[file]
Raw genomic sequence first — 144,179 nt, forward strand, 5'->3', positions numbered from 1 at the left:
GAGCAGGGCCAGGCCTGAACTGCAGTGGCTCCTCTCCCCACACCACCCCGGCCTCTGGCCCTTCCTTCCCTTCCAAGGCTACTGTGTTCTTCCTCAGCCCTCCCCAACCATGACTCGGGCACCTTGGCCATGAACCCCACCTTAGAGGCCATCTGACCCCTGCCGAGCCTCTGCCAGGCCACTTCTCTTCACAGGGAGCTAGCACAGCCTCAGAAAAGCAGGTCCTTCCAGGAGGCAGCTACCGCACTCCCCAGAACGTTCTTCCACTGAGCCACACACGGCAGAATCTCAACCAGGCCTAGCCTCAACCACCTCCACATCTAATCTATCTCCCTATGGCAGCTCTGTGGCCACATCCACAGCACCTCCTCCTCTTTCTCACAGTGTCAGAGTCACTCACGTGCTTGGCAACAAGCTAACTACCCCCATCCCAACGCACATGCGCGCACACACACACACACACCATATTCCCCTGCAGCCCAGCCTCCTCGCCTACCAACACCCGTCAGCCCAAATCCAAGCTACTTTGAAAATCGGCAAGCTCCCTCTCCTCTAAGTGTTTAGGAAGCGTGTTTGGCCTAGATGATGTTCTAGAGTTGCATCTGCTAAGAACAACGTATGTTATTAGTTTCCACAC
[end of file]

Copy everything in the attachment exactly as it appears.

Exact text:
Raw genomic sequence first — 144,179 nt, forward strand, 5'->3', positions numbered from 1 at the left:
GAGCAGGGCCAGGCCTGAACTGCAGTGGCTCCTCTCCCCACACCACCCCGGCCTCTGGCCCTTCCTTCCCTTCCAAGGCTACTGTGTTCTTCCTCAGCCCTCCCCAACCATGACTCGGGCACCTTGGCCATGAACCCCACCTTAGAGGCCATCTGACCCCTGCCGAGCCTCTGCCAGGCCACTTCTCTTCACAGGGAGCTAGCACAGCCTCAGAAAAGCAGGTCCTTCCAGGAGGCAGCTACCGCACTCCCCAGAACGTTCTTCCACTGAGCCACACACGGCAGAATCTCAACCAGGCCTAGCCTCAACCACCTCCACATCTAATCTATCTCCCTATGGCAGCTCTGTGGCCACATCCACAGCACCTCCTCCTCTTTCTCACAGTGTCAGAGTCACTCACGTGCTTGGCAACAAGCTAACTACCCCCATCCCAACGCACATGCGCGCACACACACACACACACCATATTCCCCTGCAGCCCAGCCTCCTCGCCTACCAACACCCGTCAGCCCAAATCCAAGCTACTTTGAAAATCGGCAAGCTCCCTCTCCTCTAAGTGTTTAGGAAGCGTGTTTGGCCTAGATGATGTTCTAGAGTTGCATCTGCTAAGAACAACGTATGTTATTAGTTTCCACAC